* In many of his early novels (particularly the "juveniles"), Creator/RobertAHeinlein would wrap up the plot in a page or two, often leaving the story unresolved. This was probably due to word count/length limitations. Several blatant examples are ''Literature/BetweenPlanets'', ''Literature/SpaceCadet'', ''Literature/TheRollingStones'' and ''Literature/ThePuppetMasters''.
* Some of the books in Steven Erikson's ''Literature/MalazanBookOfTheFallen'' become veritable blood baths near the end as the story comes full circle and doomed characters are killed off. ''Literature/MidnightTides'', ''Literature/ReapersGale'' and ''Literature/TheCrippledGod'' are the most bloody examples.
* The whole ''Literature/HarryPotter'' series. We only learn what Horcruxes are in Book 6 (out of 7). As a result, while only two Horcruxes have been found and destroyed by the end of book 6, the heroes must find and destroy four of them over the course of ONE book. ''[[Literature/HarryPotterAndTheDeathlyHallows Deathly Hallows]]'' then continues this trend: After too many pages detailing a camping trip and other hairsbreadth escapes, suddenly the Trio arrives at [[spoiler: Hogwarts]] and [[spoiler: Horcruxes are destroyed lickety-split (even ''offscreen'')]], ''truckloads'' of important, nay, essential information is revealed, and the plot relevant (or irrelevant) deaths start cropping up all over the place.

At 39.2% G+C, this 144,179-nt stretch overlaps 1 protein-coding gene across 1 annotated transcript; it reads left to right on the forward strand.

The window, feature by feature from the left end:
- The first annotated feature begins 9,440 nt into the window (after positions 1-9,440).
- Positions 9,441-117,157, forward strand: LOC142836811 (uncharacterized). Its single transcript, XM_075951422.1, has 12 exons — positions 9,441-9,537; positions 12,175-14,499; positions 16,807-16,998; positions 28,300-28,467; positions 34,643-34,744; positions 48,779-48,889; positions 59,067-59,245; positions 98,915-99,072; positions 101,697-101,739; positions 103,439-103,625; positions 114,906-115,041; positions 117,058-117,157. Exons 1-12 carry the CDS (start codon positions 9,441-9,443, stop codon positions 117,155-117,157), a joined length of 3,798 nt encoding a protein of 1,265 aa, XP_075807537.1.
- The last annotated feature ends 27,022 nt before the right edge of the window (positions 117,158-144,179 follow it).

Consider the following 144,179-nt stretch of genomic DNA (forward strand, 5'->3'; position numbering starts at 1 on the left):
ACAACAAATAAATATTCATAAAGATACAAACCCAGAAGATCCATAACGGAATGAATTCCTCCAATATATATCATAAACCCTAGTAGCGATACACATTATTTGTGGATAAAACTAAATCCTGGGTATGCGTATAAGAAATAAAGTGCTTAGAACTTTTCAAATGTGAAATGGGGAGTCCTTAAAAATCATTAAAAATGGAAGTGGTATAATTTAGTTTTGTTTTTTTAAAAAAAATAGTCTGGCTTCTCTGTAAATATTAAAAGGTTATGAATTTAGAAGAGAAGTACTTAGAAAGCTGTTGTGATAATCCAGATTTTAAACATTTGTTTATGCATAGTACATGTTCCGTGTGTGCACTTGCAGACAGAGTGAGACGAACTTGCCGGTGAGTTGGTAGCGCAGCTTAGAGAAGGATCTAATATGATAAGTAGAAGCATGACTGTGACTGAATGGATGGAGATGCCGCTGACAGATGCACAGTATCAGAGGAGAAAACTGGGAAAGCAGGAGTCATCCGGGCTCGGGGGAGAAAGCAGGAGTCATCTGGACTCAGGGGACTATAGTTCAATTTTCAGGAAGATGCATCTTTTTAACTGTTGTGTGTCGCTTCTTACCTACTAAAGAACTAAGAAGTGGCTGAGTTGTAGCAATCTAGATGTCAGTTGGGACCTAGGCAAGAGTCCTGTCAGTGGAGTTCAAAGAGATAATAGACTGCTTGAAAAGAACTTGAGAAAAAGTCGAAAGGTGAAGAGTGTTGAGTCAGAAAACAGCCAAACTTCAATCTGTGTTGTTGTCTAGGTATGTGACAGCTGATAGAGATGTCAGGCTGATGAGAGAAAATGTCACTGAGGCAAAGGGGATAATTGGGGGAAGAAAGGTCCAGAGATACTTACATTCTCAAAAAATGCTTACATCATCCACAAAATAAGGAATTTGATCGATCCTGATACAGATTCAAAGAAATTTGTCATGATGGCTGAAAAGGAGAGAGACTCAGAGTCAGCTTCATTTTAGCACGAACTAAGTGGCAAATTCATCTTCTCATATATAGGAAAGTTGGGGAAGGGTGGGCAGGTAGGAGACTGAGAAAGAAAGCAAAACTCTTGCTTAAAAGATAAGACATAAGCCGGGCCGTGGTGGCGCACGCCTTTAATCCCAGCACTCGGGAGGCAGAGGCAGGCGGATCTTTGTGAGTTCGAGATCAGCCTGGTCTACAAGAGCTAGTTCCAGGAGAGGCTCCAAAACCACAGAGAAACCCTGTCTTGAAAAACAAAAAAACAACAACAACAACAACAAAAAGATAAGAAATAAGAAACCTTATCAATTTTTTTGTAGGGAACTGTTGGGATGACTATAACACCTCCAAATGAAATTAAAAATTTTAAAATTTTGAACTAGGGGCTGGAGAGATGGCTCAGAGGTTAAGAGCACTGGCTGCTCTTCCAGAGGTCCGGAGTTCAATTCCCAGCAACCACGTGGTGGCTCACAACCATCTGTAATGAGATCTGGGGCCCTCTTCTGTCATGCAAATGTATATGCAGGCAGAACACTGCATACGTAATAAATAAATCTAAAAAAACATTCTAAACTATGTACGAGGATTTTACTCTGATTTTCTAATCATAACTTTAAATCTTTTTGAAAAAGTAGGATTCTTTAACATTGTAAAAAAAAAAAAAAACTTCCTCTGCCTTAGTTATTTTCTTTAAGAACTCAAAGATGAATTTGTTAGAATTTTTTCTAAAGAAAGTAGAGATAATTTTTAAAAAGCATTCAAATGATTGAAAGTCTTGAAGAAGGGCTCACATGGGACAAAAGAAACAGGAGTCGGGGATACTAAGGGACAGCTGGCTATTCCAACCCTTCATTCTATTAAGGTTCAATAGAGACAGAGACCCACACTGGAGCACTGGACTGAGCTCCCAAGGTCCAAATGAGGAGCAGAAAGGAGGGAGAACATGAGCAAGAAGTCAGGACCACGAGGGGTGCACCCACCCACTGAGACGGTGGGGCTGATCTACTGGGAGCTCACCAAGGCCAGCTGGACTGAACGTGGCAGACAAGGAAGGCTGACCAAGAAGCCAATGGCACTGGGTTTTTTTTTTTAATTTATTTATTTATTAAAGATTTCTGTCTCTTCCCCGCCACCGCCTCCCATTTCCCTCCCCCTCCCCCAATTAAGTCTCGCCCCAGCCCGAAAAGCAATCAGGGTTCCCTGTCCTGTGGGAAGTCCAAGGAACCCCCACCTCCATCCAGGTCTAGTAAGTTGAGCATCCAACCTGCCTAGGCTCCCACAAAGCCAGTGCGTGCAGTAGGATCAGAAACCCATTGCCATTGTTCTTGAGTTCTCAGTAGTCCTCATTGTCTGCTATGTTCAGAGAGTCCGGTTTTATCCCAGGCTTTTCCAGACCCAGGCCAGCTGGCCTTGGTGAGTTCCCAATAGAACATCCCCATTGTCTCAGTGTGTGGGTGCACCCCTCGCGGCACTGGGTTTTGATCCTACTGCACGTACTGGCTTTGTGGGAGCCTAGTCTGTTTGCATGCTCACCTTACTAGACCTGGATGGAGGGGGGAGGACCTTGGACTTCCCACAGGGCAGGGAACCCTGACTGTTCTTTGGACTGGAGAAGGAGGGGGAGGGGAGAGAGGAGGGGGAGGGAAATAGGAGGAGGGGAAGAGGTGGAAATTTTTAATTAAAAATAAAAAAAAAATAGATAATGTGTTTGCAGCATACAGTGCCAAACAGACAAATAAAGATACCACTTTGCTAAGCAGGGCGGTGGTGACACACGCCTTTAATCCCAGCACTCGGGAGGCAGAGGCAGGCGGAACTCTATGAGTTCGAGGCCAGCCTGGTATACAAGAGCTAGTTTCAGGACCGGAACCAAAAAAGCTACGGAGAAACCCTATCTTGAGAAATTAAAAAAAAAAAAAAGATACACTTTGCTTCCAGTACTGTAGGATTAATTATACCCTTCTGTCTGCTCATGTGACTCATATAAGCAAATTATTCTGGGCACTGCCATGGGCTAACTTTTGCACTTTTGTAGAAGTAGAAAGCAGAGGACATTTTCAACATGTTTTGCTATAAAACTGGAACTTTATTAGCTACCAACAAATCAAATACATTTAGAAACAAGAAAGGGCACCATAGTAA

* This occurred often in the early ''Literature/{{Discworld}}'' books, with a plot being set up in the first 200 pages, and then resolved in five.



* The novelization of the first ''VideoGame/ResidentEvil'' game is a good example of this, as the first third of the game takes up about two thirds of the book, with the remaining two-thirds crammed into the last sixty pages or so.



** See ''Literature/TheWheelOfTime'' below.
* ''[[Literature/TheNightsDawnTrilogy Night's Dawn]]'' ends in between 50 and 100 pages, after taking more than ''3000'' to get to that point.
* All of Richard Hooker and William Butterworth's ''[[Literature/{{MASH}} M*A*S*H Goes to...]]'' sequels are subject to this, more pronouncedly as the series continues. The books have six to ten plots and subplots that get more and more convoluted and intertwined until roughly page 170. Then suddenly ''everything is resolved'' (happily for the protagonists and the young lovers, of course) in the space of 10 to 15 pages.
* Many of the books in ''Literature/TheWheelOfTime'' series have far more plot in the last 50 to 100 pages than they do in the several hundred it takes to get to that point.
** The only book to have any major good guy offed is the fourteenth and last in a series of {{Door Stopper}}s.
** The three Sanderson-penned volumes aren't exceptionally fast-paced by most standards, but still count as this trope in comparison to the... [[SlowPacedBeginning leisurely]] pace of the half-dozen that precede them.
* The last part of ''[[Literature/HeraldsOfValdemar Exile's Valor]]'' rushes to cover many of the background events mentioned in the first Literature/HeraldsOfValdemar trilogy.
** The end of ''Storm Breaking'' may have rushed to finish things as well.
* In ''Literature/TheSumOfAllFears'' spends approximately the first three quarters of the book dealing with the protagonist's miserable personal life. Then the nuclear bomb finally goes off and the plot that everyone came for is wrapped up in under 200 pages.
** Most of Clancy's books operate to a cosmic deadline - this is a conscious decision on his part. The intent is to show how crises start small, then snowball and snowball. His other reason is to illustrate how much planning goes into military operations. He can spend 300 pages getting all the pieces in place for 100 pages of fast-paced action. It's his style.